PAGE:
Deleting a file is sufficient to make it go away as far as the directory
structure is concerned; that important, not-backed-up document is gone
before the careless user has even removed a repentant finger from the
"enter" key. On the underlying storage device, though, parts or all of the
doomed file can live on indefinitely. A suitably determined person
can often recover data from a file that was thought to be deleted and
gone. In some situations, this persistence of data can be most unwelcome.
Paper shredders exist for situations where recovery of a "deleted" paper
document is undesirable; there is clear value in a similar functionality
for filesystem-based files.
A look at the chattr man page indicates that "secure delete"
functionality can be enabled for a file by setting the right attribute
flag. The only problem is that most filesystems do not actually honor that
flag; it's a sort of empty security theater. Even the TSA does a better job. The
secure delete patch set from Allison Henderson may fill that particular
gap for the ext4 filesystem, but a few things will need to be fixed up
The core part of the patch is relatively straightforward: if part or all of
a file is being deleted, the relevant blocks will be overwritten
synchronously as part of the operation. By default, the blocks are
overwritten with zeroes, but there is an option to use random bytes from
the kernel's entropy pool instead. A bit of care must be taken when the
file involved contains holes - it wouldn't do to overwrite blocks that
don't exist. There is also some logic to take advantage of the "secure
discard" feature supported by some devices (solid-state disks, primarily)
if that feature is available. Secure discard handles the deletion
internally to the device - perhaps just by marking the relevant blocks
unreadable until something else overwrites them - eliminating the need to
perform extra I/O from the kernel.
The job does not stop there, though. The very existence of the file - or
information contained in its name - could be sensitive as well. So the
secure delete code must also clear out the directory entry associated with
the file (if it is being deleted, as opposed to just truncated,
obviously). Associated metadata - extended attributes, access control
lists, etc - must also be cleaned out in this way.
Then there is the little issue of the journal. At any given time, the
journal could contain any number of blocks from the deleted file, possibly
in several versions. Clearly, sanitizing the journal is also required, but
it must be done carefully: clearing journal blocks before the associated
transaction has been committed could result in a corrupted filesystem
and/or the inability to recover properly from a crash. So the first thing
that must happen is a synchronous journal flush.
Once any outstanding transactions have been cleared, the (now old and
unneeded) data in the journal can be cleaned up. The only problem is that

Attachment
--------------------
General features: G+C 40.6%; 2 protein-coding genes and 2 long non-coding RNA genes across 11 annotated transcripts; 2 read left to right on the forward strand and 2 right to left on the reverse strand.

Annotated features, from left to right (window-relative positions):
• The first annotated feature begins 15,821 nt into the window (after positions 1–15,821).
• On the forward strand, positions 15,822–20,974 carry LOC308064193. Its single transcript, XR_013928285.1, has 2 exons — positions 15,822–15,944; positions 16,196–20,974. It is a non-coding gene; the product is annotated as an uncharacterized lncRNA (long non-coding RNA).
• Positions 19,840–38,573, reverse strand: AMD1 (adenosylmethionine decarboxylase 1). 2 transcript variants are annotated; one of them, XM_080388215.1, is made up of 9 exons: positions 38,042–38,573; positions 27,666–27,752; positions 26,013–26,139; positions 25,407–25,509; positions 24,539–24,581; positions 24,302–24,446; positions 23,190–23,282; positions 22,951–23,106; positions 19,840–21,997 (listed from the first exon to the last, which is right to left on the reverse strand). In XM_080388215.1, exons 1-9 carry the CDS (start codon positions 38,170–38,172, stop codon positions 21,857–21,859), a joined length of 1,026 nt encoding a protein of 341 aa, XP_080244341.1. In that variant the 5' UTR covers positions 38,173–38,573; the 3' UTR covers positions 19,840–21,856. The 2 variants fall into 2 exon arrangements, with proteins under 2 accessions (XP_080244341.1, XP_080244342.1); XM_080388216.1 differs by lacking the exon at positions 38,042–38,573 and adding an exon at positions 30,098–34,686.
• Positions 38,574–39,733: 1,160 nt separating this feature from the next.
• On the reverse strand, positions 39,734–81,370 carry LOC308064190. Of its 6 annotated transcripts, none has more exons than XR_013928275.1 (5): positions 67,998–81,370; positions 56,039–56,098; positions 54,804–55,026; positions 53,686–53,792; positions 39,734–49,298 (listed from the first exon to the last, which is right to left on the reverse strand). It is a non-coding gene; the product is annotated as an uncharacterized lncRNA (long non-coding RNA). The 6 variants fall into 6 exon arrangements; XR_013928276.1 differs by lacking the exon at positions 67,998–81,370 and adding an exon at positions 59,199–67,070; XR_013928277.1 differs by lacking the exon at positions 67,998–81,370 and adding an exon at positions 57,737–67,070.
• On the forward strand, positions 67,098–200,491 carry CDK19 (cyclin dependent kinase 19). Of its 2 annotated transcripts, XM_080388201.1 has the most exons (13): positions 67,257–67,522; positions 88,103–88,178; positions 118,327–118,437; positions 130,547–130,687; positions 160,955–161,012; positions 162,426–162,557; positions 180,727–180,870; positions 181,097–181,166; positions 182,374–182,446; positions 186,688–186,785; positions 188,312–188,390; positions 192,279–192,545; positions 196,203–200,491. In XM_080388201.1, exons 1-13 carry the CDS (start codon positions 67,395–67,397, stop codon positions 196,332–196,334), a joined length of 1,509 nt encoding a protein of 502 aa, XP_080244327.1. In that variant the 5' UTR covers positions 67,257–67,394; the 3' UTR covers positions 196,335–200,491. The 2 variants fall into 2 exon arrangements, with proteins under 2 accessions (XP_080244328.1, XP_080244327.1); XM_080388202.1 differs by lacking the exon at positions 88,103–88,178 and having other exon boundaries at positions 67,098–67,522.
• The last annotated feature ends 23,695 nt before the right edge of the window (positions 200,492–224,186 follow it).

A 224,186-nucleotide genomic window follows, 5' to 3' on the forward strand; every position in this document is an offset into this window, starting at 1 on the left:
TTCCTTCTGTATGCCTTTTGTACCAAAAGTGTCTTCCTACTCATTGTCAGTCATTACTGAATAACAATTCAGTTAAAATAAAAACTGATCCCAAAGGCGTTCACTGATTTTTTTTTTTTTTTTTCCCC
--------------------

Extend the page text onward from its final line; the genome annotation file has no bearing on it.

the journal does not maintain any association between its internal blocks
and the files they belong to in the filesystem. The patch addresses that
problem by adding a new data structure mapping between journal blocks and
file blocks; the secure deletion code then traverses that structure in
search of blocks in need of overwriting.
The journal cleanup code drew some complaints from developers; the first
problem is that directory and metadata blocks are not cleared from the
journal. The deeper complaint, though, was that it represented an
excessive mixing of the two layers; the filesystem really should not have
an overly deep understanding of how the journal works. The end result is
that some of this cleanup work is likely to move into the jbd2 journaling
layer; as an added benefit, other filesystems should then be able to take
advantage of it as well.
Darrick Wong also pointed out that this
block mapping is not, itself, written to the journal; if the system were to
crash before the journal could be cleaned, that cleanup would not happen
after a reboot. He suggested that filesystems should mark blocks in need
of secure deletion when they are first added to a journal transaction; the
journal code could take care of things from then on. It seems like a
cleaner solution, but there is, naturally, a catch.
That catch is that there is no way to create a file with the "secure
delete" attribute set; that attribute must be added after the fact. One
would assume that users would ask for secure delete before actually writing
any data to the file, but associated information (the file name, for
example) must exist before the file can be so marked. So the journal may
well contain blocks for "secure delete" files that will not be marked for
overwriting. There is no way to fix that within the existing POSIX API.
Darrick suggested a few ways to deal with this problem. One is to just
give up and tell developers that, if even the name of the file is
important, they should create that file under a temporary name, set the
"secure delete" attribute, then rename the file to its real name. An
alternative would be to mark the blocks for all newly-created files
as needing overwriting; that would eliminate the race to get the attribute
set at the cost of slowing down all file creation operations. Or, he said,
the journal could track the mapping between blocks and files, much as
Allison's patch does. One other option would be to mark the entire
filesystem as needing secure delete; that feature, evidently, is already in
the works, but enabling it will have an obvious performance cost.
The end result is that there are a few details to be worked out yet. The
feature seems useful, though, for users who are concerned about data from
their files hanging around after the files themselves have been deleted.
Perhaps, around the 3.3 kernel or thereafter, "chattr +s" on
ext4 will be more than bad security theater.
to post comments)